– or even roll back – the progress of the last six years.
WhatsApp, the messaging service owned by Facebook, already
uses end-to-end encryption (E2EE)
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in March the company announced its intention to incorporate E2EE into
its other messaging apps – Facebook Messenger and Instagram – as
well. Now Barr is launching a public campaign to prevent Facebook from
climbing this next rung on the ladder of digital security. This began
with an open letter
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UK home secretary Priti Patel, Australia’s minister for home affairs
and the US secretary of homeland security, demanding Facebook abandon
its encryption proposals.

If Barr’s campaign is successful, the communications of billions
will remain frozen in a state of permanent insecurity: users will be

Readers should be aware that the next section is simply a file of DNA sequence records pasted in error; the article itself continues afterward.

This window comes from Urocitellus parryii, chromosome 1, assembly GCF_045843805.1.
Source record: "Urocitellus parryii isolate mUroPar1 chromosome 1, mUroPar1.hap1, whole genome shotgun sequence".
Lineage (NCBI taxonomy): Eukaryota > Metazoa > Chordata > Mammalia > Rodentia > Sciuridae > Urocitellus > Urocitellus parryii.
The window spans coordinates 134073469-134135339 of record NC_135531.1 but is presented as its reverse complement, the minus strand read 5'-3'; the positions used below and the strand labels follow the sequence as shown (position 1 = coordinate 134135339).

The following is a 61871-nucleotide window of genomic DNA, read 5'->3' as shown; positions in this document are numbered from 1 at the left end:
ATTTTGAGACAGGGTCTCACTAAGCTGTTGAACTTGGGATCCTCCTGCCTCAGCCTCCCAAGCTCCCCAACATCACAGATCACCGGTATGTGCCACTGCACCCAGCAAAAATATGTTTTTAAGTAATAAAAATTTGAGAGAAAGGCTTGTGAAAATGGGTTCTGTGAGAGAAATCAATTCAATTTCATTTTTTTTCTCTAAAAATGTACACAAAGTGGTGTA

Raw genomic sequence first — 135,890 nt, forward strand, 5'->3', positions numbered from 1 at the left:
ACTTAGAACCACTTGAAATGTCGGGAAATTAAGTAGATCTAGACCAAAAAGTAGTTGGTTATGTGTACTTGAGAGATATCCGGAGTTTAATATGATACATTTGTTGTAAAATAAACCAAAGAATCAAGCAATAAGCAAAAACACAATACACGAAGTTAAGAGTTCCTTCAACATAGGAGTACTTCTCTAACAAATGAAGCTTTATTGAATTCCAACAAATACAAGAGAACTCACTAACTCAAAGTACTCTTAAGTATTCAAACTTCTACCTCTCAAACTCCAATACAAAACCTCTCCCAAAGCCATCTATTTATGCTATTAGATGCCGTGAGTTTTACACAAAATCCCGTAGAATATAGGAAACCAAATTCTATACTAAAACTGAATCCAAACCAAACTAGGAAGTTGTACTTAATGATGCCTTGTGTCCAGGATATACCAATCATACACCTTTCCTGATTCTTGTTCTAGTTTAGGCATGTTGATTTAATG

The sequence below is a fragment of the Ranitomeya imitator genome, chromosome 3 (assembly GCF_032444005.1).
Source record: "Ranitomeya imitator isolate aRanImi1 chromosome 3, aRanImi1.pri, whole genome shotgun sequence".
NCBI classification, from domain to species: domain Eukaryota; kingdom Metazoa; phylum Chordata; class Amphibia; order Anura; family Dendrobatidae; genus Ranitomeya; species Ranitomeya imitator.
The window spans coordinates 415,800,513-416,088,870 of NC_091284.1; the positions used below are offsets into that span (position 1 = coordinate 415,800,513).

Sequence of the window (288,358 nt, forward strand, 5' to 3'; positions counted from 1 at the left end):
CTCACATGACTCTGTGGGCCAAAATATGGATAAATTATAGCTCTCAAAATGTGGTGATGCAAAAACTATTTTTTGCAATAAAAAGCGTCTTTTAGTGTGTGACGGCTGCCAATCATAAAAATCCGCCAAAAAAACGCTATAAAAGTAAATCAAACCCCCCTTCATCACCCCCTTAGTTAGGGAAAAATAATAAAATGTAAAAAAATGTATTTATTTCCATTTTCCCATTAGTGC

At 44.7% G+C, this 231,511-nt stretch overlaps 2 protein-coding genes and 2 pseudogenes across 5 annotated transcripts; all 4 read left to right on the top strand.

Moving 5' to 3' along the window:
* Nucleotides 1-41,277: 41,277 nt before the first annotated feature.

vulnerable by design. And those communications will be vulnerable not
only to investigators in the US, UK and Australia, but also to the
intelligence agencies of China, Russia and Saudi Arabia – not to
mention hackers around the world.

End-to-end encrypted communication systems are designed so that
messages can be read only by the sender and their intended recipients,
even if the encrypted – meaning locked – messages themselves are
stored by an untrusted third party, for example, a social media
company such as Facebook
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The central improvement E2EE provides over older security systems is
in ensuring the keys that unlock any given message are only ever
stored on the specific devices at the end-points of a communication
– for example the phones of the sender or receiver of the message
– rather than the middlemen who own the various internet platforms
enabling it. Since E2EE keys aren’t held by these intermediary
service providers, they can no longer be stolen in the event of the
massive corporate data breaches that are so common today, providing an
essential security benefit. In short, E2EE enables companies such as
Facebook, Google or Apple to protect their users from their scrutiny:
by ensuring they no longer hold the keys to our most private
conversations, these corporations become less of an all-seeing eye
than a blindfolded courier.